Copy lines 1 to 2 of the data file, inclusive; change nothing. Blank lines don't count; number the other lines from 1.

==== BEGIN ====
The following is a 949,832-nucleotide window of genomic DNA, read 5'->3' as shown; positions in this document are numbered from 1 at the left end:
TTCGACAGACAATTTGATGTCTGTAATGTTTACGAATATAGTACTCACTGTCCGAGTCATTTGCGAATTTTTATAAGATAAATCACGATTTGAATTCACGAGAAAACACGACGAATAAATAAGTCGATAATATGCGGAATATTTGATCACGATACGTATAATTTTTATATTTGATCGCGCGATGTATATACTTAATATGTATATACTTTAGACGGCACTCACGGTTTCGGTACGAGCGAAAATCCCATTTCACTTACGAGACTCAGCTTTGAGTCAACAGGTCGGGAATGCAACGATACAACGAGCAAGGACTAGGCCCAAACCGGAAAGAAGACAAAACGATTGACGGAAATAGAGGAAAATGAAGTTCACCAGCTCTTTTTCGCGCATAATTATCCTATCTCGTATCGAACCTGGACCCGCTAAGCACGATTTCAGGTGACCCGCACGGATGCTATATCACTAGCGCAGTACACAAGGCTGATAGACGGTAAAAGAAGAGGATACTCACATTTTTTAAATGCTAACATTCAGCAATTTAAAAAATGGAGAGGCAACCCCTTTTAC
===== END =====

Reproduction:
The following is a 949,832-nucleotide window of genomic DNA, read 5'->3' as shown; positions in this document are numbered from 1 at the left end:
TTCGACAGACAATTTGATGTCTGTAATGTTTACGAATATAGTACTCACTGTCCGAGTCATTTGCGAATTTTTATAAGATAAATCACGATTTGAATTCACGAGAAAACACGACGAATAAATAAGTCGATAATATGCGGAATATTTGATCACGATACGTATAATTTTTATATTTGATCGCGCGATGTATATACTTAATATGTATATACTTTAGACGGCACTCACGGTTTCGGTACGAGCGAAAATCCCATTTCACTTACGAGACTCAGCTTTGAGTCAACAGGTCGGGAATGCAACGATACAACGAGCAAGGACTAGGCCCAAACCGGAAAGAAGACAAAACGATTGACGGAAATAGAGGAAAATGAAGTTCACCAGCTCTTTTTCGCGCATAATTATCCTATCTCGTATCGAACCTGGACCCGCTAAGCACGATTTCAGGTGACCCGCACGGATGCTATATCACTAGCGCAGTACACAAGGCTGATAGACGGTAAAAGAAGAGGATACTCACATTTTTTAAATGCTAACATTCAGCAATTTAAAAAATGGAGAGGCAACCCCTTTTAC